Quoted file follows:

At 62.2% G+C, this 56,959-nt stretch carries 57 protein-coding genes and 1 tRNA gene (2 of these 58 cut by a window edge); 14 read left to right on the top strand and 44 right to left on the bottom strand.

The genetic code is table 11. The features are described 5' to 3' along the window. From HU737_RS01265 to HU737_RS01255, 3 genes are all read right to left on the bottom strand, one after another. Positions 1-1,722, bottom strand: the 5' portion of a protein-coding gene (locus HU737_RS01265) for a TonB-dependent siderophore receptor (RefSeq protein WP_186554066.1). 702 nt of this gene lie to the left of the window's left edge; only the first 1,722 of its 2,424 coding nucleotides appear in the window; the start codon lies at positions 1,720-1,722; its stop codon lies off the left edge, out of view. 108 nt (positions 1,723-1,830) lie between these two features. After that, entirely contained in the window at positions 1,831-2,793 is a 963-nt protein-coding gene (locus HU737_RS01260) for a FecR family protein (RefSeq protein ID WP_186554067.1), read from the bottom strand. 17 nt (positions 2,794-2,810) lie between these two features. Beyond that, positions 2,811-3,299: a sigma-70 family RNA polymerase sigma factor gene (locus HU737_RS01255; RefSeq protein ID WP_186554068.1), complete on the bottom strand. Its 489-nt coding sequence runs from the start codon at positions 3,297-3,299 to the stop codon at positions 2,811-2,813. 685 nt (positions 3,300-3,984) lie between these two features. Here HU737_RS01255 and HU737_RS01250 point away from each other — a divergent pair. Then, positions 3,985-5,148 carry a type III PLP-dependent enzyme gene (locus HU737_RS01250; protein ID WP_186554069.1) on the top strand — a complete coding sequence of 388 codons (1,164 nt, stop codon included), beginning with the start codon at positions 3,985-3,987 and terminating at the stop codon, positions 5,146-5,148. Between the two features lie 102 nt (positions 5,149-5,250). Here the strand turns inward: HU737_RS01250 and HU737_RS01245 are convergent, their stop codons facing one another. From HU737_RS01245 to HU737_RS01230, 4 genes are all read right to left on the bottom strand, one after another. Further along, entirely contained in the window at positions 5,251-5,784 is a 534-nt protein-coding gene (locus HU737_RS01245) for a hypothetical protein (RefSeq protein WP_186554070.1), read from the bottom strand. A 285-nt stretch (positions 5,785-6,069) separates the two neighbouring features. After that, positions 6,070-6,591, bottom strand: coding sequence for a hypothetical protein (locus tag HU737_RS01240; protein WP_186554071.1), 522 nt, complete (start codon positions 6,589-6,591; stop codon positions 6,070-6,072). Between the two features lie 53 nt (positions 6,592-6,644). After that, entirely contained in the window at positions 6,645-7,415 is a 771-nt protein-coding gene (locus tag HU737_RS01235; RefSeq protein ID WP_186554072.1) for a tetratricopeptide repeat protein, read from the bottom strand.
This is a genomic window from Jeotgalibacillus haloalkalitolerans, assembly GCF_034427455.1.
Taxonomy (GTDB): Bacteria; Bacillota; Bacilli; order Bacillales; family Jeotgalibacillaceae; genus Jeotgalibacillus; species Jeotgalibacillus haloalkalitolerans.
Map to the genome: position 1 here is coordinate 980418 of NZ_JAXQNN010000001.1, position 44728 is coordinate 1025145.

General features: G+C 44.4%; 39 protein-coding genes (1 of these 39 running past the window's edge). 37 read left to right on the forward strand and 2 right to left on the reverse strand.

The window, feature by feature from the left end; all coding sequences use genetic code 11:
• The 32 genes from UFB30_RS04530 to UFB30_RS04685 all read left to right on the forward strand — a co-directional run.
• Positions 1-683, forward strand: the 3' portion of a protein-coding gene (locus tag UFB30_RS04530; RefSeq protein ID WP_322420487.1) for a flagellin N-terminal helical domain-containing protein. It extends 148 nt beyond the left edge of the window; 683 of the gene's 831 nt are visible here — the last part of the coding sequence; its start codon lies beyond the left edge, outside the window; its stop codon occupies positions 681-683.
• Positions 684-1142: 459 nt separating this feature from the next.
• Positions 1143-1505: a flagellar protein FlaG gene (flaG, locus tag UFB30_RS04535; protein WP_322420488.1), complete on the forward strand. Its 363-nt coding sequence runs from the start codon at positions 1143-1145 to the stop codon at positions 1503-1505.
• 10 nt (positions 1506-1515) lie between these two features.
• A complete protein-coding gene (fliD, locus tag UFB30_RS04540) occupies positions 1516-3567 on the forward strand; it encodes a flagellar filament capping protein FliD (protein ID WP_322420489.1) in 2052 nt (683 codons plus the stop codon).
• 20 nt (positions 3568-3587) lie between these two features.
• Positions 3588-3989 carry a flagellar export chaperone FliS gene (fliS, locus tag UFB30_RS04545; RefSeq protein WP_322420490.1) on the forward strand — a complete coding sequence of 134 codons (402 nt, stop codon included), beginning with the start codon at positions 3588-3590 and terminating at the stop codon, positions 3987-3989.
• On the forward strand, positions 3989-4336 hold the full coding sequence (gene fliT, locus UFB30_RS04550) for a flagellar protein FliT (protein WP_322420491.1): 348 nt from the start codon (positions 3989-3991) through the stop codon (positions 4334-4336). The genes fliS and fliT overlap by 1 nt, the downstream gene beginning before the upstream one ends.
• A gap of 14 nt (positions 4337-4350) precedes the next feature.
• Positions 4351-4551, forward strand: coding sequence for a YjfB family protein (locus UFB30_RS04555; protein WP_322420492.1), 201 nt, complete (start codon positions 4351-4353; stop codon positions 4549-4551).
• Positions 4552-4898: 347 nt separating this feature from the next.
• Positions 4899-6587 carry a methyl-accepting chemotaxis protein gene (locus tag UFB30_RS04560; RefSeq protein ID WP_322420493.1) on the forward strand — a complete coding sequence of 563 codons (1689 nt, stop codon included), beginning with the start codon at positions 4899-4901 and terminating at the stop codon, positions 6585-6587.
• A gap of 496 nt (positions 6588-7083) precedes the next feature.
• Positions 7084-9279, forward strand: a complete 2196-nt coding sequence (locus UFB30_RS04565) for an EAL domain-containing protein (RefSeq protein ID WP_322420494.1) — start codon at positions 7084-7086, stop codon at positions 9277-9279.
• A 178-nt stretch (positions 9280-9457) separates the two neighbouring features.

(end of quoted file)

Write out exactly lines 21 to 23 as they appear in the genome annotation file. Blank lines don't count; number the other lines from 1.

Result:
• A gap of 496 nt (positions 6588-7083) precedes the next feature.
• Positions 7084-9279, forward strand: a complete 2196-nt coding sequence (locus UFB30_RS04565) for an EAL domain-containing protein (RefSeq protein ID WP_322420494.1) — start codon at positions 7084-7086, stop codon at positions 9277-9279.
• A 178-nt stretch (positions 9280-9457) separates the two neighbouring features.